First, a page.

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We have been a one-car family for nearly a month now. Truth be told, it’s not much to speak of in the Summer when the weather is easy and Husband is happy to bike every bit of the way to work. The weather is also very encouraging for The Kid and I to take the bus around the city but we’ll see how this changes once the weather turns! A little drizzle is nothing but the last couple of years brought steady wind and downpours. After living here for several years, I had only finally invested in an umbrella two Winters ago because I was walking over a mile from campus to my final bus and was concerned about the electronics (iPhone, iPad) and notebooks full of French and Arabic notes.

So, we’ve gone down to one car and I knew that at some point we’d run into an issue with the car that would require some problem-solving. I just didn’t think it would come so soon! This past week, my mother was out here visiting from Pennsylvania and her return flight was first thing this morning (Friday).

Thursday night, we got a flat tire. Too late to take care of it by morning. Of course!

It’s kind of our own damn fault though. We knew that we had a large nail in the tire a couple of days ago and were thinking we’d take care of it this weekend since I’d been keeping an eye on it and the pressure had remained steady. Quite frankly, I’m a whiz at changing tires and I had the attitude of, “Eh, I’ll just put the spare on if we don’t make it to the weekend.”

Guess what? My husband’s car (well, “our” car) doesn’t have a spare. It has something called “run-flat tires” which I vaguely knew of but I did not know that it means no spare tire. It appears that yet another of my life skills has become useless in these modern times.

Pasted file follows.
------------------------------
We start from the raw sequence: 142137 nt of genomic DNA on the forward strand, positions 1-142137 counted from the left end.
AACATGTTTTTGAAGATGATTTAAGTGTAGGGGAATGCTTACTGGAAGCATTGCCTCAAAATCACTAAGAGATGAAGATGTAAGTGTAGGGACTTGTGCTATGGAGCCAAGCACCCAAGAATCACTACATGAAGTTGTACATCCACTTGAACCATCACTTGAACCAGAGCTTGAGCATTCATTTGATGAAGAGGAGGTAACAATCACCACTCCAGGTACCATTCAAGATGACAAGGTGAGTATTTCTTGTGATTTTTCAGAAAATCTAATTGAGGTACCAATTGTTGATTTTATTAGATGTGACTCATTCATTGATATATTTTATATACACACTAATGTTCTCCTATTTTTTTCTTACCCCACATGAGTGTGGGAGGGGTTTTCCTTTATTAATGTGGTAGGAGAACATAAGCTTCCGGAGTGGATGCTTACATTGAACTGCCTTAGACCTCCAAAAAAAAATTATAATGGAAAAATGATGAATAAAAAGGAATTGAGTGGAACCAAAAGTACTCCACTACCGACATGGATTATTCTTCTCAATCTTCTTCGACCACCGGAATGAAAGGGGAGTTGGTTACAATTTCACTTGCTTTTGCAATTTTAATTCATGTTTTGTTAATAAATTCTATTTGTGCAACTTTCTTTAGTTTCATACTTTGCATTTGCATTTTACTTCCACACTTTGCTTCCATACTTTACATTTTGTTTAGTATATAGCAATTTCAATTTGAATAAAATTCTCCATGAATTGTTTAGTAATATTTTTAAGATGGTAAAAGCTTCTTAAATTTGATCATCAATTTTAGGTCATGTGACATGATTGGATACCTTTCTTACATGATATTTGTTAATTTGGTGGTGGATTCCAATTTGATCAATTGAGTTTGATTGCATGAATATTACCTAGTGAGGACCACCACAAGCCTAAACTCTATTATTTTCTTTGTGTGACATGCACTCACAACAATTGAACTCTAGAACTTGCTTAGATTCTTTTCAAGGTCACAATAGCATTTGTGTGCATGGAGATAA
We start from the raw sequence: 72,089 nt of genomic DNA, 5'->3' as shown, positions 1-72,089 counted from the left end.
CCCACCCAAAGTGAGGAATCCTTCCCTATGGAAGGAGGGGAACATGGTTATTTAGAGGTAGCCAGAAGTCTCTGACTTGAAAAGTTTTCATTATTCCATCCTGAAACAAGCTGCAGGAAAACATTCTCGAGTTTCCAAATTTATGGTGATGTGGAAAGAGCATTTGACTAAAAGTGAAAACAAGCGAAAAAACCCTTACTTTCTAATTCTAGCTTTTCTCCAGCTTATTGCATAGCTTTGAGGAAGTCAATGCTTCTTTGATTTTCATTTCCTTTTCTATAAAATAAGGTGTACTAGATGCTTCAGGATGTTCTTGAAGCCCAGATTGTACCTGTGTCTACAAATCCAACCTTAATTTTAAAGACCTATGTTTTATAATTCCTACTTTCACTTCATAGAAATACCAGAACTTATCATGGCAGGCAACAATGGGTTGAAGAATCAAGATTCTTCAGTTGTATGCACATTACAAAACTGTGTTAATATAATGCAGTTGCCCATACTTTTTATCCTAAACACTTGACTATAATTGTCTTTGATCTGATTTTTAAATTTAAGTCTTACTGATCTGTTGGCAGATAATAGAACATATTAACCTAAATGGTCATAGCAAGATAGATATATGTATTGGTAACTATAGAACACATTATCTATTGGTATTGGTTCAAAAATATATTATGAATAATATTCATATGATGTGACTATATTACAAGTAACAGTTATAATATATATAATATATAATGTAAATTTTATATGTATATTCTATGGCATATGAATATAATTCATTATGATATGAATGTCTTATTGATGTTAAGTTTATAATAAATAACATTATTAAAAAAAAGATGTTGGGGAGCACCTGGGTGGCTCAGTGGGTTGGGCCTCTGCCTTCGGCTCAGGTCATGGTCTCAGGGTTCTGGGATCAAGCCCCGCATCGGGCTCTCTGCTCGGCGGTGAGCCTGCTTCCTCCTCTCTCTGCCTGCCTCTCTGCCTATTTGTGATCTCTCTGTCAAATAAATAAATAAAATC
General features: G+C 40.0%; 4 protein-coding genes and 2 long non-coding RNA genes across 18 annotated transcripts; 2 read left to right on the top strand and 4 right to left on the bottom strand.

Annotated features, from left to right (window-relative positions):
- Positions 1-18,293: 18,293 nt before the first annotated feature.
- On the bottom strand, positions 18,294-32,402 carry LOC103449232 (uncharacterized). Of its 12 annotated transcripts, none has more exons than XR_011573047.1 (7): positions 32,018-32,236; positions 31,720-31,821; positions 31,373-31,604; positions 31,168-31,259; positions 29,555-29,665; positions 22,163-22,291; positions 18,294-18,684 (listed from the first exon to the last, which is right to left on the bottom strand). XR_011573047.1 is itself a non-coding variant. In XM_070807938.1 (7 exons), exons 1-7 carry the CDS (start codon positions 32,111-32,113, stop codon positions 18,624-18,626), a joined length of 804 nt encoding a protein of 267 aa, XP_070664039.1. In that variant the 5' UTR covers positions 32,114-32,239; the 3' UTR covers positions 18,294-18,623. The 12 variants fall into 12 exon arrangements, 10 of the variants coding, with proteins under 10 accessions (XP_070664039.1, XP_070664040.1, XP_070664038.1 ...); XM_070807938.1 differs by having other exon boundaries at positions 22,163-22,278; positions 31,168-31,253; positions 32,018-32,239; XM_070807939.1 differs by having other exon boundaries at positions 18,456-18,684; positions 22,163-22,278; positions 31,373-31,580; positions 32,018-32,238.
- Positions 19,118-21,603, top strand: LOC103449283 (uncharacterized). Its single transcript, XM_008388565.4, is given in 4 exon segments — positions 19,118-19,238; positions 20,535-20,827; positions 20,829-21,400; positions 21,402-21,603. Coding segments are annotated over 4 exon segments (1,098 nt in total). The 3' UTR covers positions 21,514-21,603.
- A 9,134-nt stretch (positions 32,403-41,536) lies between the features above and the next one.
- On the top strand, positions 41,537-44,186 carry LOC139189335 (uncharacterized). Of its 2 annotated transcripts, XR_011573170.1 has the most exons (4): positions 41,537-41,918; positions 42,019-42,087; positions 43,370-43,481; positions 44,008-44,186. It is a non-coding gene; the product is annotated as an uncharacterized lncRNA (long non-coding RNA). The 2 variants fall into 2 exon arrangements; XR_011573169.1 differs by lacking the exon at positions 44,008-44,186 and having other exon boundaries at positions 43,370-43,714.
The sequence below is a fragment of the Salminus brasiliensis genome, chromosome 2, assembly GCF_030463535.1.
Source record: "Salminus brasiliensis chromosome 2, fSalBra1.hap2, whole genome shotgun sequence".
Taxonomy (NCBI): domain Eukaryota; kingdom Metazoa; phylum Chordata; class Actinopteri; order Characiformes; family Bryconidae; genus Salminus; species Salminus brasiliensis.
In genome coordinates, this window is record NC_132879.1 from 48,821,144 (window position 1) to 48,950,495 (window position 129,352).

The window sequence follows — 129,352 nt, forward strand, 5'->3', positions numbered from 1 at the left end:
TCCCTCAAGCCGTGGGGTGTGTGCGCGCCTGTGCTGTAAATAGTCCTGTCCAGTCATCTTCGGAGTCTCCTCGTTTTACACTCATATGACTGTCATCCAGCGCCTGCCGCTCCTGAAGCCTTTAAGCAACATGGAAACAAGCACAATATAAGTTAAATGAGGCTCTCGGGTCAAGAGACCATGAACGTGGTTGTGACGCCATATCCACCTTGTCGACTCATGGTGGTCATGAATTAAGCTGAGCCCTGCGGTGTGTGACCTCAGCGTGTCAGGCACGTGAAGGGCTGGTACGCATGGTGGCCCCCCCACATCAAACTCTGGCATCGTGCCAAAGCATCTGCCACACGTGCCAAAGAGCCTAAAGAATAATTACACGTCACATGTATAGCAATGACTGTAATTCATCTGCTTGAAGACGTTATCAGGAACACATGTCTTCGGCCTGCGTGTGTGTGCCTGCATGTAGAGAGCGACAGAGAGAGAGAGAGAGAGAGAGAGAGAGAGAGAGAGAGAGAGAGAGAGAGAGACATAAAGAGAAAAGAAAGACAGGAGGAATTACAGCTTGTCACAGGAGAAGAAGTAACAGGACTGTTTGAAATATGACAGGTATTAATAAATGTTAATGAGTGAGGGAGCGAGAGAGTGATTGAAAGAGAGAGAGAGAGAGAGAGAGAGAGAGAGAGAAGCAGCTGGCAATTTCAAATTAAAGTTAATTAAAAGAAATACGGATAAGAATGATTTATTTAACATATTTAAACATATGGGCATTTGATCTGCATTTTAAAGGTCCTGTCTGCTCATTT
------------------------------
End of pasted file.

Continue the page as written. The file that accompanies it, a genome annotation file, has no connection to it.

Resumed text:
I was also quite proficient at changing my own oil, but again, modern times and new cars have made it impossible for me to continue to do so. Oh, well. (Hashtag “feeling old”, yeah?)

I think that we tend to think of privilege as having two cars but there is great privilege in choosing to go down to one car. It’s privileged to know that if something were to happen to that one car and you were stuck without any car temporarily, it would be only a minor annoyance or inconvenience. We could have taken the bus/lightrail to the airport this morning, however, my mom’s flight was around 8:30 in the morning and none of us were willing to get up as early as would have been necessary to get to the airport in time. So we paid $65 for a car service (we used Sabra, which we’ve used before and have always been pleased with them). I really didn’t want to send my mom off the airport by herself and my son wanted to be with her as long as possible, so we all trekked along. However, The Kid and I took the lightrail/bus back home.

Waking up early is one of my very least favorite things to do. Waking up before 6:30 makes me grumpy AF. Once I’m up, though, I really love mornings and always have the same wistful, delusional thoughts about becoming a person who regularly gets up at the (ass)crack of dawn intentionally. (Yeah, unless I need to be somewhere, that ain’t happenin’.) But I have to say, the morning light rail / bus ride back was downright pleasant.